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The phrases in their context!


We take from experience nothing more than is requisite to present us with an object (in general) of the external or of the internal sense; in the former case, by the mere conception of matter (impenetrable and inanimate extension), in the latter, by the conception of a thinking being--given in the internal empirical representation, I think.
As to the rest, we must not employ in our metaphysic of these objects any empirical principles (which add to the content of our conceptions by means of experience), for the purpose of forming by their help any judgements respecting these objects.
Secondly, what place shall we assign to empirical psychology, which has always been considered a part of metaphysics, and from which in our time such important philosophical results have been expected, after the hope of constructing an a priori system of knowledge had been abandoned?
I answer; It must be placed by the side of empirical physics or physics proper; that is, must be regarded as forming a part of applied philosophy, the a priori principles of which are contained in pure philosophy, which is therefore connected, although it must not be confounded, with psychology.
Empirical psychology must therefore be banished from the sphere of metaphysics, and is indeed excluded by the very idea of that science.
In conformity, however, with scholastic usage, we must permit it to occupy a place in metaphysics--but only as an appendix to it.
We adopt this course from motives of economy; as psychology is not as yet full enough to occupy our attention as an independent study, while it is, at the same time, of too great importance to be entirely excluded or placed where it has still less affinity than it has with the subject of metaphysics.
It is a stranger who has been long a guest; and we make it welcome to stay, until it can take up a more suitable abode in a complete system of anthropology--the pendant to empirical physics.
The above is the general idea of metaphysics, which, as more was expected from it than could be looked for with justice, and as these pleasant expectations were unfortunately never realized, fell into general disrepute.
Our Critique must have fully convinced the reader that, although metaphysics cannot form the foundation of religion, it must always be one of its most important bulwarks, and that human reason, which naturally pursues a dialectical course, cannot do without this science, which checks its tendencies towards dialectic and, by elevating reason to a scientific and clear self-knowledge, prevents the ravages which a lawless speculative reason would infallibly commit in the sphere of morals as well as in that of religion.
We may be sure, therefore, whatever contempt may be thrown upon metaphysics by those who judge a science not by its own nature, but according to the accidental effects it may have produced, that it can never be completely abandoned, that we must always return to it as to a beloved one who has been for a time estranged, because the questions with which it is engaged relate to the highest aims of humanity, and reason must always labour either to attain to settled views in regard to these, or to destroy those which others have already established.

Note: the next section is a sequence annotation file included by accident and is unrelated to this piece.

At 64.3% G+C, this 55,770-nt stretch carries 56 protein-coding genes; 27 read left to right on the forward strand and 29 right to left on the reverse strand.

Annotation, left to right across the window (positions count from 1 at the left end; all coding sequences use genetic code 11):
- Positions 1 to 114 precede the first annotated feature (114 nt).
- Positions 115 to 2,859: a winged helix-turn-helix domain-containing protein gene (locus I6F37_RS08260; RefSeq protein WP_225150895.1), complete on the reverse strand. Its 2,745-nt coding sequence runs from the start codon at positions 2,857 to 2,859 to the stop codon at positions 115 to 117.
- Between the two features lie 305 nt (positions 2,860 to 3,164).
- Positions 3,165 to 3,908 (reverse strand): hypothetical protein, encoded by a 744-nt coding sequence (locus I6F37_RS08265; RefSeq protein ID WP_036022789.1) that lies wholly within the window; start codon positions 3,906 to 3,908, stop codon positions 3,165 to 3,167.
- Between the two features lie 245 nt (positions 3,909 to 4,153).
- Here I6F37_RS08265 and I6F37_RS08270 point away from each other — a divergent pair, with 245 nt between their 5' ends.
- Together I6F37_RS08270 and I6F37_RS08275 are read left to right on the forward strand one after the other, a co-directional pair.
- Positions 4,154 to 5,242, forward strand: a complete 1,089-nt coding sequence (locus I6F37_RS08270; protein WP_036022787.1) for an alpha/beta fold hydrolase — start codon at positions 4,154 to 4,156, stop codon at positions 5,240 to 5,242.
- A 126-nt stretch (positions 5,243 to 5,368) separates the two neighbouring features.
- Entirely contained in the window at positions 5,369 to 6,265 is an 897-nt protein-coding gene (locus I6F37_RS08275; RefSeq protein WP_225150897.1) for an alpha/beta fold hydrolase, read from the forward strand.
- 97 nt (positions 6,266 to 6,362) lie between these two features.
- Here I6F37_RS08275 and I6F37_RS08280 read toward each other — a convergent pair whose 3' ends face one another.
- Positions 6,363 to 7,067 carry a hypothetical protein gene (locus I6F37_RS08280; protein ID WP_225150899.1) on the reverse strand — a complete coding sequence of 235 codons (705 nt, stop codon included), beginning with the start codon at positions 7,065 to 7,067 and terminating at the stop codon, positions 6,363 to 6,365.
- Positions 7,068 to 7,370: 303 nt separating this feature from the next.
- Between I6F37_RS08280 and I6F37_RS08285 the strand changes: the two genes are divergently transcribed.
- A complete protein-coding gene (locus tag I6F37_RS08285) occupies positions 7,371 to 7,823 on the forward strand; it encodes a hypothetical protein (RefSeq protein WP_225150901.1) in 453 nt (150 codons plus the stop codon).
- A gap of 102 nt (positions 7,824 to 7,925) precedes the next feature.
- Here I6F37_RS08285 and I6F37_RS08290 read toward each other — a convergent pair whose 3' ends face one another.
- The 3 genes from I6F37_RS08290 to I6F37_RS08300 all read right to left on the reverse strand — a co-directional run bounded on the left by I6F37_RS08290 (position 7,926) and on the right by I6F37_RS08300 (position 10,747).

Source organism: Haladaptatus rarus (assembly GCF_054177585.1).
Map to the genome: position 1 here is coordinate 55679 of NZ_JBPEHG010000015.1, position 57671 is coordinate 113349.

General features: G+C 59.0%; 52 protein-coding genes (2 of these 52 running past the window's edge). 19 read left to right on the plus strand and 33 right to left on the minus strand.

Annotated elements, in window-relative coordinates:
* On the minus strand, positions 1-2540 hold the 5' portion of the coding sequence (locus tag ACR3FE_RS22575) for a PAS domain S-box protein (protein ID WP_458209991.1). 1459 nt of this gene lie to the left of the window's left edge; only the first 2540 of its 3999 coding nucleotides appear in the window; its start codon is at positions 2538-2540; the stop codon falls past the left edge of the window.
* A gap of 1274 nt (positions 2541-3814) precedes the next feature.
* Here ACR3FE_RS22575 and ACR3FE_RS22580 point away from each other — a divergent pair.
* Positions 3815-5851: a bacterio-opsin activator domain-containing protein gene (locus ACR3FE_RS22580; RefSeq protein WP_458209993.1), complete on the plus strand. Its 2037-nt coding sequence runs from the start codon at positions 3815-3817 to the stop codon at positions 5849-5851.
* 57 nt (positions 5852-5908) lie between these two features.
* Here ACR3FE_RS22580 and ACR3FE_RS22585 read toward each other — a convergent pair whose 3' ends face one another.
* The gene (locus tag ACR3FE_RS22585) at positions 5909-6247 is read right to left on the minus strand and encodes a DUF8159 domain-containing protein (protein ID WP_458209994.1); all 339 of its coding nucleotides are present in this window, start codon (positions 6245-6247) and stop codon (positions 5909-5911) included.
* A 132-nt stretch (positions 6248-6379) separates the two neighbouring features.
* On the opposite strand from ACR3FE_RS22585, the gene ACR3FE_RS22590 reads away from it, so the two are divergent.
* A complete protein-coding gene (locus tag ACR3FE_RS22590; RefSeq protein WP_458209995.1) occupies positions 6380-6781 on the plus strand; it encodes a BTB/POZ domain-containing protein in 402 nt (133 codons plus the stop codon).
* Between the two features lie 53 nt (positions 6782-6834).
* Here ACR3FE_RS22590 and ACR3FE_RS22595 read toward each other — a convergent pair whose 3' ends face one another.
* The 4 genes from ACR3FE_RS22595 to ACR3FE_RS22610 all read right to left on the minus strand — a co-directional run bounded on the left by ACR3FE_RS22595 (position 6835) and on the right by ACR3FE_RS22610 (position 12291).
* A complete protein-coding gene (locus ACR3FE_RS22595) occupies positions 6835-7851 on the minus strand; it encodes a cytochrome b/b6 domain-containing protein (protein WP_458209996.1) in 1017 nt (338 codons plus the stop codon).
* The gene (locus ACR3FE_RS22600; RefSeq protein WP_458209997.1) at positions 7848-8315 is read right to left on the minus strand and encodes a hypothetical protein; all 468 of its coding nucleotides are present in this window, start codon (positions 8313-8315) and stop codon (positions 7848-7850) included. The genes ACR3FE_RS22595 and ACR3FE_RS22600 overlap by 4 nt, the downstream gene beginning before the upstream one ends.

Metaphysic, therefore--that of nature, as well as that of ethics, but in an especial manner the criticism which forms the propaedeutic to all the operations of reason--forms properly that department of knowledge which may be termed, in the truest sense of the word, philosophy.
The path which it pursues is that of science, which, when it has once been discovered, is never lost, and never misleads.
Mathematics, natural science, the common experience of men, have a high value as means, for the most part, to accidental ends--but at last also, to those which are necessary and essential to the existence of humanity.
But to guide them to this high goal, they require the aid of rational cognition on the basis of pure conceptions, which, be it termed as it may, is properly nothing but metaphysics.
For the same reason, metaphysics forms likewise the completion of the culture of human reason.
In this respect, it is indispensable, setting aside altogether the influence which it exerts as a science.
For its subject-matter is the elements and highest maxims of reason, which form the basis of the possibility of some sciences and of the use of all.
That, as a purely speculative science, it is more useful in preventing error than in the extension of knowledge, does not detract from its value; on the contrary, the supreme office of censor which it occupies assures to it the highest authority and importance.
This office it administers for the purpose of securing order, harmony, and well-being to science, and of directing its noble and fruitful labours to the highest possible aim--the happiness of all mankind.
CHAPTER IV. The History of Pure Reason.